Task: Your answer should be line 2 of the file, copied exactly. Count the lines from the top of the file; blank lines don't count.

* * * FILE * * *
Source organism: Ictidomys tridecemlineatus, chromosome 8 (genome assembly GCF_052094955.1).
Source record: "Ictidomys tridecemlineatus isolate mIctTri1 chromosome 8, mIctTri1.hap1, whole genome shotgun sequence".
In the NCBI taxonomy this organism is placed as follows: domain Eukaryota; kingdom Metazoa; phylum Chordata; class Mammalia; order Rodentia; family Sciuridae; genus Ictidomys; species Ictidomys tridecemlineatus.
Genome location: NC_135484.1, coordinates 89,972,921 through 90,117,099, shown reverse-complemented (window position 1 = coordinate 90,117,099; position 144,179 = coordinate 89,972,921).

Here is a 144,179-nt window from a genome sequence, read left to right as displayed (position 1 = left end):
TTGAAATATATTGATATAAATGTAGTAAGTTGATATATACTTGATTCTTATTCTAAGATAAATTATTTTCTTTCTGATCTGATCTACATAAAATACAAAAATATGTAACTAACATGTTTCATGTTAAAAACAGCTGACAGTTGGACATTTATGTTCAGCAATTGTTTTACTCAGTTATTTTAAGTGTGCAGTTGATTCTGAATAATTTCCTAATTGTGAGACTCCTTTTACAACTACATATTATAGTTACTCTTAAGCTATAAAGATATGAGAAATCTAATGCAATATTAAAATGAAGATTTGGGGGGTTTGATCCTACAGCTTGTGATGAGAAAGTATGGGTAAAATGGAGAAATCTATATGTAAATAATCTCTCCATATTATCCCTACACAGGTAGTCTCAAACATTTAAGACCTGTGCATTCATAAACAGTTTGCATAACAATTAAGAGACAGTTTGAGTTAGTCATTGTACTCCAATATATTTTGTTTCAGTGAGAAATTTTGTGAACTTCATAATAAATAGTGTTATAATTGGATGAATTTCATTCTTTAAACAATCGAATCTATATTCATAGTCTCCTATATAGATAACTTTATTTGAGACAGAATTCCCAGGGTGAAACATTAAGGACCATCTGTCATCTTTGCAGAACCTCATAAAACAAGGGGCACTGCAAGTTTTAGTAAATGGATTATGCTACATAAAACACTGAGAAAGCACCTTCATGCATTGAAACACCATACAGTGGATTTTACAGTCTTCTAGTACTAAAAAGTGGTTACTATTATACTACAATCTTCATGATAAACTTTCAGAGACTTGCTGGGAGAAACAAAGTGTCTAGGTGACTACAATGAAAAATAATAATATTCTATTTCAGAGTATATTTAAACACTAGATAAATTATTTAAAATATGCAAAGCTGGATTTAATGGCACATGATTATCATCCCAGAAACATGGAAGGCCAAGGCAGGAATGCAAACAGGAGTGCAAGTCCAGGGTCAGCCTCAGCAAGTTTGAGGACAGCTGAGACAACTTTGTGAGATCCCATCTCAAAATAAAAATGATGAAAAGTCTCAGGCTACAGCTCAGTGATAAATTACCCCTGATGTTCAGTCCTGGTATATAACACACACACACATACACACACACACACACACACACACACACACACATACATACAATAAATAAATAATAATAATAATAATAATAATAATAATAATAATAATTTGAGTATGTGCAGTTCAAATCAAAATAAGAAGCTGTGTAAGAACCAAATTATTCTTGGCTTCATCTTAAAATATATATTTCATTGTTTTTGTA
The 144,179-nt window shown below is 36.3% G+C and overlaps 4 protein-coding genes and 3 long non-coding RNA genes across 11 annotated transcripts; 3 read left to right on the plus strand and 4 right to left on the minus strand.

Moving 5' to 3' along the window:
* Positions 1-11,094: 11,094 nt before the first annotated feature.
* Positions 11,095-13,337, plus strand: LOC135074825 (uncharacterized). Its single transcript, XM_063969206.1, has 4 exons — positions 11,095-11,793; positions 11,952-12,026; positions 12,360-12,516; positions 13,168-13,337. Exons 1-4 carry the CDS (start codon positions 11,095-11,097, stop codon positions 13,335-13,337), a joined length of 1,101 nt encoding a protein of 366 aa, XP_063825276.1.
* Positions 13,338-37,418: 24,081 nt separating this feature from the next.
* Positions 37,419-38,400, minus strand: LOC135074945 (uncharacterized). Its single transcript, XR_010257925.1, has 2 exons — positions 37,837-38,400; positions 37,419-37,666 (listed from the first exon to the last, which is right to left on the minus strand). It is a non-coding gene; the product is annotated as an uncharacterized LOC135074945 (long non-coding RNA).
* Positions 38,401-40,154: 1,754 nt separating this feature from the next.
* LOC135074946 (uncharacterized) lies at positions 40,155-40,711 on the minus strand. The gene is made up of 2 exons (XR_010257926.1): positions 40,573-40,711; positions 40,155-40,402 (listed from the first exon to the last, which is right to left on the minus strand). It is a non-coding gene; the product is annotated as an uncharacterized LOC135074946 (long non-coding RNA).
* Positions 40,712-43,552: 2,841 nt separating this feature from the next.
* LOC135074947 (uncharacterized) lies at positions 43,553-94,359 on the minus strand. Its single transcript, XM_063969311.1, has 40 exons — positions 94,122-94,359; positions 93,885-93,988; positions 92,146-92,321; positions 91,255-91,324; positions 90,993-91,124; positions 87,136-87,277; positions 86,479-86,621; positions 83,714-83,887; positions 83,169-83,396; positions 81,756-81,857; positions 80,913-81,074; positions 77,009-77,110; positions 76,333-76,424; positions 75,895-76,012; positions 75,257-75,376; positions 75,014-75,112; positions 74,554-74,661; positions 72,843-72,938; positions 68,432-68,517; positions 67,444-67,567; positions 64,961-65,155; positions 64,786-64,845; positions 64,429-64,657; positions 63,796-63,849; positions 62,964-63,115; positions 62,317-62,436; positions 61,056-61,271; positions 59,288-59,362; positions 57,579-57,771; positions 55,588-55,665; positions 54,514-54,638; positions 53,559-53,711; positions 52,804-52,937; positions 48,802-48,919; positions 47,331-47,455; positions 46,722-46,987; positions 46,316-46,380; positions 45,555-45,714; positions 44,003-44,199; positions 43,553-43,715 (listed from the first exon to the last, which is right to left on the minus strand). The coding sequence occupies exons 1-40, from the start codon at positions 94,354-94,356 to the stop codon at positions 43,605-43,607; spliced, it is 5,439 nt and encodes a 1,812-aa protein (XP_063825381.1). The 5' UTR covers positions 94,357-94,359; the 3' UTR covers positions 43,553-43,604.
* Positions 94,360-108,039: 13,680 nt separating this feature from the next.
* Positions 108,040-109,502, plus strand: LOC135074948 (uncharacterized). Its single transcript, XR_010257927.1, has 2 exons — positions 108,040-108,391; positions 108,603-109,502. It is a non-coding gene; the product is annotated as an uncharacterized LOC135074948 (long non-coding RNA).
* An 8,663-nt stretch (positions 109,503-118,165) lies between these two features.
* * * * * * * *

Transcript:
Source record: "Ictidomys tridecemlineatus isolate mIctTri1 chromosome 8, mIctTri1.hap1, whole genome shotgun sequence".